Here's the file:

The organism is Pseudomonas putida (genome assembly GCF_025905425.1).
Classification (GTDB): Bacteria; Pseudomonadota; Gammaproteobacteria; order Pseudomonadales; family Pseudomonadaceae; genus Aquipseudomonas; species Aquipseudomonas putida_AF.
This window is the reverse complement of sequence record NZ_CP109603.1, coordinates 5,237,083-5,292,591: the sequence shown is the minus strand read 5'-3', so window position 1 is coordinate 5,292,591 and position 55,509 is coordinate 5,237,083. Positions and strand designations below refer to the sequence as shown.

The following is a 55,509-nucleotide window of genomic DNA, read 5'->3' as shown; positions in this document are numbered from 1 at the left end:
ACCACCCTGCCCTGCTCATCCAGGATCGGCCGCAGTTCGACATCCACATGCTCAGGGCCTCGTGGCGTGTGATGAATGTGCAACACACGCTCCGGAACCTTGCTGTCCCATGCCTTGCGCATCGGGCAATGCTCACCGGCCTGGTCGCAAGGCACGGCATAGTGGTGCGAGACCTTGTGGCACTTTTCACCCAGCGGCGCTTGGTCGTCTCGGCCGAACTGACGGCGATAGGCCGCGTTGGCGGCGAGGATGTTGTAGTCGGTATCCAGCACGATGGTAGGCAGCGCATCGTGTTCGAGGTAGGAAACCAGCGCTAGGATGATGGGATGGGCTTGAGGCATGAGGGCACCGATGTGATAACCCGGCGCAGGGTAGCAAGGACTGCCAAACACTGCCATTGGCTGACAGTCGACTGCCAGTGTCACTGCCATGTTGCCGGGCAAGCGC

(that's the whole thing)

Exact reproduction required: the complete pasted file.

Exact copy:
The organism is Pseudomonas putida (genome assembly GCF_025905425.1).
Classification (GTDB): Bacteria; Pseudomonadota; Gammaproteobacteria; order Pseudomonadales; family Pseudomonadaceae; genus Aquipseudomonas; species Aquipseudomonas putida_AF.
This window is the reverse complement of sequence record NZ_CP109603.1, coordinates 5,237,083-5,292,591: the sequence shown is the minus strand read 5'-3', so window position 1 is coordinate 5,292,591 and position 55,509 is coordinate 5,237,083. Positions and strand designations below refer to the sequence as shown.

The following is a 55,509-nucleotide window of genomic DNA, read 5'->3' as shown; positions in this document are numbered from 1 at the left end:
ACCACCCTGCCCTGCTCATCCAGGATCGGCCGCAGTTCGACATCCACATGCTCAGGGCCTCGTGGCGTGTGATGAATGTGCAACACACGCTCCGGAACCTTGCTGTCCCATGCCTTGCGCATCGGGCAATGCTCACCGGCCTGGTCGCAAGGCACGGCATAGTGGTGCGAGACCTTGTGGCACTTTTCACCCAGCGGCGCTTGGTCGTCTCGGCCGAACTGACGGCGATAGGCCGCGTTGGCGGCGAGGATGTTGTAGTCGGTATCCAGCACGATGGTAGGCAGCGCATCGTGTTCGAGGTAGGAAACCAGCGCTAGGATGATGGGATGGGCTTGAGGCATGAGGGCACCGATGTGATAACCCGGCGCAGGGTAGCAAGGACTGCCAAACACTGCCATTGGCTGACAGTCGACTGCCAGTGTCACTGCCATGTTGCCGGGCAAGCGC